Moray House School of Education and Sport

Kirstyn Kedaitis, MSc TESOL 2018

'The programme as a whole exceeded my expectations, and I feel like a better teacher because of it.'

Kirstyn Kedaitis
Kirstyn Kedaitis

Why did you choose to study at the University of Edinburgh?

I am American-Lithuanian and I wanted to do my Master’s in the UK as opposed to the US, as the UK programmes I was interested in were half the length of comparable US programmes. I was fortunate enough to visit Edinburgh before choosing to study here, so I was able to speak with students on postgraduate programmes at the University. I was highly impressed by the kindness of everyone I spoke to, and I ended up falling in love with Edinburgh as a city. Although I had applied to other universities in the UK, Edinburgh was at the top of my list due to the interactions I’d had with the people and the city during my visit.

Why did you choose to study this degree?

Having had prior teaching experience in English-speaking and non-English-speaking countries, I was certain I wanted to do a postgraduate degree related to language education in some way. After carefully reviewing the courses available on various degree programmes, I ultimately decided on the MSc TESOL degree because I thought that the subjects covered by the degree would build off my existing English teaching knowledge and offer me the opportunity to learn about other facets of language education that I didn’t know much about.

What did you enjoy most about the programme?

Surprisingly, I most enjoyed the dissertation process. There was something very empowering and rewarding about designing and executing my own scientific study. I very much enjoyed searching for answers in my data while I reviewed relevant literature. I was incredibly nervous about the dissertation component when I started the program, but it ended up being the most satisfying element of the degree.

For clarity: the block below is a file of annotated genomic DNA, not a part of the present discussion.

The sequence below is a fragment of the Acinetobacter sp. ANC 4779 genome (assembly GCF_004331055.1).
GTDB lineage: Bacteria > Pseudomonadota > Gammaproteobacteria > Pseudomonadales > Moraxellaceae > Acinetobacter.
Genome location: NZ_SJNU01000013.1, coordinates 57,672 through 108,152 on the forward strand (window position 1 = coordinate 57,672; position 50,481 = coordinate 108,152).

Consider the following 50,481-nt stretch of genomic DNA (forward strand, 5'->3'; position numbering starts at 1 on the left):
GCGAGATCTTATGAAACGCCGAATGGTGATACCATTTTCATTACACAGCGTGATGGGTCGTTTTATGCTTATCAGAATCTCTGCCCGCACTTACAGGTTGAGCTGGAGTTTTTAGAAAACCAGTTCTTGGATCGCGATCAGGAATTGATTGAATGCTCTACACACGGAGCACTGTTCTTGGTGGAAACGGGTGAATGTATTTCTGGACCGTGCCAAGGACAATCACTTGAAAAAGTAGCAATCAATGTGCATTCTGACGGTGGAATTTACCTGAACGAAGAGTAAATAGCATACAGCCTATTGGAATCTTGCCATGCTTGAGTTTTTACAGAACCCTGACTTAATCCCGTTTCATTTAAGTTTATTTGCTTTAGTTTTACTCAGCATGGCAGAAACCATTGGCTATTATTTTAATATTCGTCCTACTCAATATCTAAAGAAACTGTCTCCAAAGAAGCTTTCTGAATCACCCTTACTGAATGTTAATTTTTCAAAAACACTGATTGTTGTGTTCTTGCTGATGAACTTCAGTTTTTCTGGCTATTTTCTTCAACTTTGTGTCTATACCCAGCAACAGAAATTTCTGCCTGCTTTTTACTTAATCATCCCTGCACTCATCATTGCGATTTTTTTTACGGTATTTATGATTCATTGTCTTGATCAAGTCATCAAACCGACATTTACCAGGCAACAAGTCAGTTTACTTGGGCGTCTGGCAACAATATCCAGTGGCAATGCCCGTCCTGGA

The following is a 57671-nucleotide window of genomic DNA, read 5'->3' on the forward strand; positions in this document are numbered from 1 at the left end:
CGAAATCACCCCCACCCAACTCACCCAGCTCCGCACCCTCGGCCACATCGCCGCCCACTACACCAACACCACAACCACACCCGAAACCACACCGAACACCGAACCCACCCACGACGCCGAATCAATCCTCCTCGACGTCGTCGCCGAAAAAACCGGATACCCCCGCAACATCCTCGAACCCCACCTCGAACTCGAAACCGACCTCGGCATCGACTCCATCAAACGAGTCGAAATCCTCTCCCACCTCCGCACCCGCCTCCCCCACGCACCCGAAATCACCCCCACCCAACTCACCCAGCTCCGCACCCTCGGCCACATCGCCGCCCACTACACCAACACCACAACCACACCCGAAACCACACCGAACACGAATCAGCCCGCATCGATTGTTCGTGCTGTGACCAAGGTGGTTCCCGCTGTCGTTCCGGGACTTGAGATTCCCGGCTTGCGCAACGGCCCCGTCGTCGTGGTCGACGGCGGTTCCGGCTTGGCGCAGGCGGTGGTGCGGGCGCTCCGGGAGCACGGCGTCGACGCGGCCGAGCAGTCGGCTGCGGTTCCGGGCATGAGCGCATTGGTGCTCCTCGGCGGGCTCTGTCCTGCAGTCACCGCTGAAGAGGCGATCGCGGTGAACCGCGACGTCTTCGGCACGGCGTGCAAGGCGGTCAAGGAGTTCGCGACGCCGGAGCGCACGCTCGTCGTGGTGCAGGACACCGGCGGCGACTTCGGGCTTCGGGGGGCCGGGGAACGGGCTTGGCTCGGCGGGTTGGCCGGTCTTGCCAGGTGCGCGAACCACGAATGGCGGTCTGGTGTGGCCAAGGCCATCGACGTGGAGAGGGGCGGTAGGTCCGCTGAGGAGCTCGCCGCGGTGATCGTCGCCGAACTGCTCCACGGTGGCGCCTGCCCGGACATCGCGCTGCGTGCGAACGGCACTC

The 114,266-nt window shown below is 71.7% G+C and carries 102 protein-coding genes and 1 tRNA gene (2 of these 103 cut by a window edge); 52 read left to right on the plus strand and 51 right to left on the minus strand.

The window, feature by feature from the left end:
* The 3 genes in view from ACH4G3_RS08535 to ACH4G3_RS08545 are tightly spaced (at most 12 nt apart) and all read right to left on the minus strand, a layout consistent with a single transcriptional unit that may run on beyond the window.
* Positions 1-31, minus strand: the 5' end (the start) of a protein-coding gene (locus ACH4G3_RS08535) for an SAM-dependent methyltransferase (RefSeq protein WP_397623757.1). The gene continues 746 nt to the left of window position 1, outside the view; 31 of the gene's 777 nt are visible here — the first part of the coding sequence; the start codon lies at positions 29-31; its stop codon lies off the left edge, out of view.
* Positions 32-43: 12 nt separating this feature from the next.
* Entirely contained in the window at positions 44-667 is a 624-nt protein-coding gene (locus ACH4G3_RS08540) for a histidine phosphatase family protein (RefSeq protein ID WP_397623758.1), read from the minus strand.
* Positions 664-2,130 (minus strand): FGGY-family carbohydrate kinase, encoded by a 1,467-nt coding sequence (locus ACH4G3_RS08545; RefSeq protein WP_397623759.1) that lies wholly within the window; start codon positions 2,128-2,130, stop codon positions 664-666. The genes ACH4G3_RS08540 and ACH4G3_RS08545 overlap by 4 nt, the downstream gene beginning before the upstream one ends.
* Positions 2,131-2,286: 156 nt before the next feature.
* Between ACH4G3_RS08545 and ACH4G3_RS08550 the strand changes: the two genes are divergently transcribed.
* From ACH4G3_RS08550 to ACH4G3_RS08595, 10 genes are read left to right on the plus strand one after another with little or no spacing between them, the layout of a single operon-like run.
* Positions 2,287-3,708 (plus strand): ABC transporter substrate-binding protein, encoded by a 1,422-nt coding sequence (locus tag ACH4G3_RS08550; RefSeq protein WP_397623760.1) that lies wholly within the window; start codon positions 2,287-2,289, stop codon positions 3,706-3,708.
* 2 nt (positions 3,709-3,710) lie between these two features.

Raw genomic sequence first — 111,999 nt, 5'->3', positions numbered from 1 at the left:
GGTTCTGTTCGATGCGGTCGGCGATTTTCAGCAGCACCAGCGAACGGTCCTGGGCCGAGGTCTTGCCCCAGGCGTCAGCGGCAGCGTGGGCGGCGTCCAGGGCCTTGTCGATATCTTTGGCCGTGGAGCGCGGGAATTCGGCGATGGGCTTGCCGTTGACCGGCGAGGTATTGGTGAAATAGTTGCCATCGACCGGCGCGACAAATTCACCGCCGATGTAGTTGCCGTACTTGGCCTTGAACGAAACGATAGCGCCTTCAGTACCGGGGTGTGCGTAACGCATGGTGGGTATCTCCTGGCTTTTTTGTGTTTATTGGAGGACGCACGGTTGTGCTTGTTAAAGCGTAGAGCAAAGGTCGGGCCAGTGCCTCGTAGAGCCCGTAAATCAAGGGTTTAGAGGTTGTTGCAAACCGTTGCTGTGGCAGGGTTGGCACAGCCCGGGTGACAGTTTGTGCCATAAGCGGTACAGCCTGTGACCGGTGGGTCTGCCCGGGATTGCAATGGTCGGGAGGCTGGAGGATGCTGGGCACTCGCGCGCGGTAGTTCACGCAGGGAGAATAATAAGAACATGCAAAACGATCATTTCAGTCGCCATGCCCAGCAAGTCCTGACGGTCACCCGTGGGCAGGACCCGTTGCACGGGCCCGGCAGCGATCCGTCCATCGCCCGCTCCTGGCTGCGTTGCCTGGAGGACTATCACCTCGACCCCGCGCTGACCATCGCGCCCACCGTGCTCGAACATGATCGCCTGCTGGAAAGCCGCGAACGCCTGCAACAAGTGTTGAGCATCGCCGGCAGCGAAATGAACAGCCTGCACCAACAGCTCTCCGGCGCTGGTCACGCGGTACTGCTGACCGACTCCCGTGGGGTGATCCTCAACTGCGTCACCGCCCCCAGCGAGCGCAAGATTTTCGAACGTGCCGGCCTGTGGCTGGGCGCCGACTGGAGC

What specific skills did you develop?

I definitely developed my research skills and my critical thinking abilities. My ability to critically analyse academic texts grew significantly during the course of my degree, and I went through research training that I never had during my undergraduate degree. As a result of this degree, I feel more capable of creating new knowledge and ideas rather than simply reading and repeating existing information.

What was the most useful thing you learned in your lectures, workshops and tutorials?

The most useful thing I learned as a result of this degree was to never accept information at face value: you should always question or be critical of the information you’re taking in. Perhaps a newspaper article you’ve recently read might be biased, or maybe the figures in a TV newscast were altered a bit. The fact that my degree programme taught me to be critical of what I see has allowed me to realise that a lot of what we accept as truth might actually have varying levels of factuality.

Why would you recommend the programme to others?

Overall, I am very happy with the education I received on this programme. I had the opportunity to make several new friends and professional connections, and I’m still in regular contact with several people I met while studying here. The programme as a whole exceeded my expectations, and I feel like a better teacher because of it.

In what way do you think the degree will contribute to your career?

My degree has certainly made me a more informed educator, and it carries a bit of weight on my CV. On top of this, the dissertation component of the programme has also made me consider pursuing further study in this field. I’m quite keen to keep finding solutions for problems that learners face, and I didn’t have this passion until I started doing research for my dissertation.

What advice would you give to someone considering studying this programme at Edinburgh?

If you feel you might want to do this programme, don’t let your fears stop you. Don’t be afraid of the research, don’t be afraid of the dissertation, don’t be afraid of cultural barriers. Help is available to you if you ask for it, and the programme staff are there to guide you. The programme is definitely a lot of work, but if you want to complete it, you can. Don’t let your insecurities get in the way of your success.

What is your current role or occupation?

I am currently a Teacher of English at George Watson’s College.

What advice would you have for someone looking to work in your industry?

Be prepared for a massive learning curve: if you’ve never taught in Scotland before, the teaching registration requirements and the curriculum can be a lot to take in. Don’t be afraid to seek help from people who have been in your shoes before.